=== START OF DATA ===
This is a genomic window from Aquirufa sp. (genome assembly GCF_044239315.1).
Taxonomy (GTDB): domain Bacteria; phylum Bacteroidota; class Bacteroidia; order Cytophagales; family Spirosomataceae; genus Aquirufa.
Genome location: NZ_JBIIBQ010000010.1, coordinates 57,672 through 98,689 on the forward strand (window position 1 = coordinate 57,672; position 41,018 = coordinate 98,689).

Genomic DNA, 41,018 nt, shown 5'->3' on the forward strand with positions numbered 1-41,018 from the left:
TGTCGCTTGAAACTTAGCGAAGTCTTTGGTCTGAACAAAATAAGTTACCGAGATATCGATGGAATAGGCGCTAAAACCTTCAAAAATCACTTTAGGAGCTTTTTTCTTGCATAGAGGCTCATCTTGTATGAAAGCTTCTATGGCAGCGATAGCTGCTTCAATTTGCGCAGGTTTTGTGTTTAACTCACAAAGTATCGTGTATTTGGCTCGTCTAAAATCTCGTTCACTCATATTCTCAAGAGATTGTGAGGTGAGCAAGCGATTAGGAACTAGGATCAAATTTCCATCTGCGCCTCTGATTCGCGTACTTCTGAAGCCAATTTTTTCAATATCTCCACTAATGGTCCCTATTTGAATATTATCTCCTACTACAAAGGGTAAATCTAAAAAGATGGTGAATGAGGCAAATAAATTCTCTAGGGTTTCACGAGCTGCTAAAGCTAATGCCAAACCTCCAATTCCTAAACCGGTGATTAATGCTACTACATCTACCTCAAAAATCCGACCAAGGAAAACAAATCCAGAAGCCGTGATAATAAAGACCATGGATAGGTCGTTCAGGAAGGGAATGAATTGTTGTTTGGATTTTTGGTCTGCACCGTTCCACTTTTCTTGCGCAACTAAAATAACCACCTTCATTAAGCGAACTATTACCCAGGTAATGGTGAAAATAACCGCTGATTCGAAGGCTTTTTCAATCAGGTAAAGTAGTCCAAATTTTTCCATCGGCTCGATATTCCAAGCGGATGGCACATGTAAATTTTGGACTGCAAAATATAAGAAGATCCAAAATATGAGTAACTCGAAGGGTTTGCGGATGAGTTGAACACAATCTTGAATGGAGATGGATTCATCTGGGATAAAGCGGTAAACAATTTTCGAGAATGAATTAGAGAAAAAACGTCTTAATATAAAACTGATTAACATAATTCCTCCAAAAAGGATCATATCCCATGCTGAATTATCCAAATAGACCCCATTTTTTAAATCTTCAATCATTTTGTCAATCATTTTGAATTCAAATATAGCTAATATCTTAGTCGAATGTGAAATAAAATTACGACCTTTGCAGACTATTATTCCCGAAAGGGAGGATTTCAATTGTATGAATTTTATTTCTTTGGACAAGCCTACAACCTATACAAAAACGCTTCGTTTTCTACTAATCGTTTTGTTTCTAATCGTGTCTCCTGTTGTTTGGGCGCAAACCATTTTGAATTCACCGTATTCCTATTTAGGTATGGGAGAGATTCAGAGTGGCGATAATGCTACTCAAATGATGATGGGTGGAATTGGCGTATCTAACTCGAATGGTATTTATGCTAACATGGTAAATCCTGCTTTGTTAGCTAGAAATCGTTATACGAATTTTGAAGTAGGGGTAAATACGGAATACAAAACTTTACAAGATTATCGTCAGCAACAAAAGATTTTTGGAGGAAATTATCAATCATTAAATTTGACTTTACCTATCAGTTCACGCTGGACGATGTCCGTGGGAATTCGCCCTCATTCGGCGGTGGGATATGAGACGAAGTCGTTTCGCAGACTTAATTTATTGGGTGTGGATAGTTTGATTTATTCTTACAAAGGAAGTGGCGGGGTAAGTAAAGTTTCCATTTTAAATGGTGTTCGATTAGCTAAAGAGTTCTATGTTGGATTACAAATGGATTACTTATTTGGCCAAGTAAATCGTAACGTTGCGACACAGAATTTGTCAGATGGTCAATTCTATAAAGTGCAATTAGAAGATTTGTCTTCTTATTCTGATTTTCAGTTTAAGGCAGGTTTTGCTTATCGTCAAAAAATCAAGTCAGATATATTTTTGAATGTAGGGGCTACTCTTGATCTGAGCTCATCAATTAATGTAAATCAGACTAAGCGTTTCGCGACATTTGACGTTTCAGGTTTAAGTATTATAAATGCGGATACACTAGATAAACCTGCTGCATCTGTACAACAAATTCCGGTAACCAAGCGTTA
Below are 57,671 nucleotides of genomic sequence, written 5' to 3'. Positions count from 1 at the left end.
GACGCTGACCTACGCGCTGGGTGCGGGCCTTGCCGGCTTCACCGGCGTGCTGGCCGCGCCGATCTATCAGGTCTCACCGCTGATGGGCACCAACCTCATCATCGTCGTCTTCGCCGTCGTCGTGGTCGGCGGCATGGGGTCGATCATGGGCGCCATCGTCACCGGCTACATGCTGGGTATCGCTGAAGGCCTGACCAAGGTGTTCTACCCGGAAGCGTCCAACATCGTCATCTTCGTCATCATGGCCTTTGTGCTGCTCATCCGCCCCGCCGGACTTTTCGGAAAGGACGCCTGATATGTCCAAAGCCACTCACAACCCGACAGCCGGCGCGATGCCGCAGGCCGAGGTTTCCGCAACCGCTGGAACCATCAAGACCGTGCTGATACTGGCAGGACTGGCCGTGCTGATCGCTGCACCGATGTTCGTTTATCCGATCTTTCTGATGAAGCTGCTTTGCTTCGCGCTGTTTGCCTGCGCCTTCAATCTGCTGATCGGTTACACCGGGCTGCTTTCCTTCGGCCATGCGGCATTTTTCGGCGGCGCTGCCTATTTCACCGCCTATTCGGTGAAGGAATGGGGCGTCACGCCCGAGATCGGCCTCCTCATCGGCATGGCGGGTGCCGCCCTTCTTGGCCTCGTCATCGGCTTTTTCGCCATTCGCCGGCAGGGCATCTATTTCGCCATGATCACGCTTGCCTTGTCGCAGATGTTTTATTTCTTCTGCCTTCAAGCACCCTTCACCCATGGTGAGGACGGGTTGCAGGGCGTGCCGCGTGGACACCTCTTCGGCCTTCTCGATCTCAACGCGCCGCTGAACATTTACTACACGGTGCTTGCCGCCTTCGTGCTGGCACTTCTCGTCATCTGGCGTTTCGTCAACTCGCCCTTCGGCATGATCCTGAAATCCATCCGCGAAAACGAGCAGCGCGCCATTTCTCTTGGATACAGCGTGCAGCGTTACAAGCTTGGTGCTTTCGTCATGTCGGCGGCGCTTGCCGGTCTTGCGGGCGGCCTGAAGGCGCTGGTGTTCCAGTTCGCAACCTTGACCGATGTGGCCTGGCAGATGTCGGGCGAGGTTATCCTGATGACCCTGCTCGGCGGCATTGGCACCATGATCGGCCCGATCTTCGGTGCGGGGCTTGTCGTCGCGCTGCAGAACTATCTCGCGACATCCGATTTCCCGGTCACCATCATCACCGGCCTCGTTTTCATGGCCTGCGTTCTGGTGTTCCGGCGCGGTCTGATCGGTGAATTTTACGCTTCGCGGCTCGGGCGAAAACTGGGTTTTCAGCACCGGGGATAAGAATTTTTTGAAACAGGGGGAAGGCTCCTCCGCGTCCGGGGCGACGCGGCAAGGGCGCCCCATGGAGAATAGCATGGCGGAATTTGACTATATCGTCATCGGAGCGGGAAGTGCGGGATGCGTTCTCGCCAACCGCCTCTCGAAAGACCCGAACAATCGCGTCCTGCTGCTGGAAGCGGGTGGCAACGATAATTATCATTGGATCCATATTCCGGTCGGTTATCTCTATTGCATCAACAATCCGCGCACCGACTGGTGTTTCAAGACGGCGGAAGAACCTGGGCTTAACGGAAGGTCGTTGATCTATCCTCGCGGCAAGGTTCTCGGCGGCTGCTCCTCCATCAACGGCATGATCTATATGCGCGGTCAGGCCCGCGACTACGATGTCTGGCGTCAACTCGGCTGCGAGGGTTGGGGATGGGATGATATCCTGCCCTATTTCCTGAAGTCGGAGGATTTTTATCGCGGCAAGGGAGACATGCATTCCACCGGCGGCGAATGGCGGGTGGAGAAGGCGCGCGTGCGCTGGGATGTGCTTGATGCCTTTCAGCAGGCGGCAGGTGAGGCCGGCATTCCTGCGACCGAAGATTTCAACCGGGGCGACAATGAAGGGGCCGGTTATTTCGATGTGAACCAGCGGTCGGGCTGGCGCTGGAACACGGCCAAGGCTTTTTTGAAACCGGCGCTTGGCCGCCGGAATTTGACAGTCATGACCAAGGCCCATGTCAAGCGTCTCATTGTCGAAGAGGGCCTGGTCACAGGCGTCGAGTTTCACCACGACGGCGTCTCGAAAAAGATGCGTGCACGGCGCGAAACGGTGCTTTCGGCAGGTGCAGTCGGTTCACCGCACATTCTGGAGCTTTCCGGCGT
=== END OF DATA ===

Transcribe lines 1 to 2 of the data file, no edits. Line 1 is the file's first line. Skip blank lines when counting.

This is a genomic window from Aquirufa sp. (genome assembly GCF_044239315.1).
Taxonomy (GTDB): domain Bacteria; phylum Bacteroidota; class Bacteroidia; order Cytophagales; family Spirosomataceae; genus Aquirufa.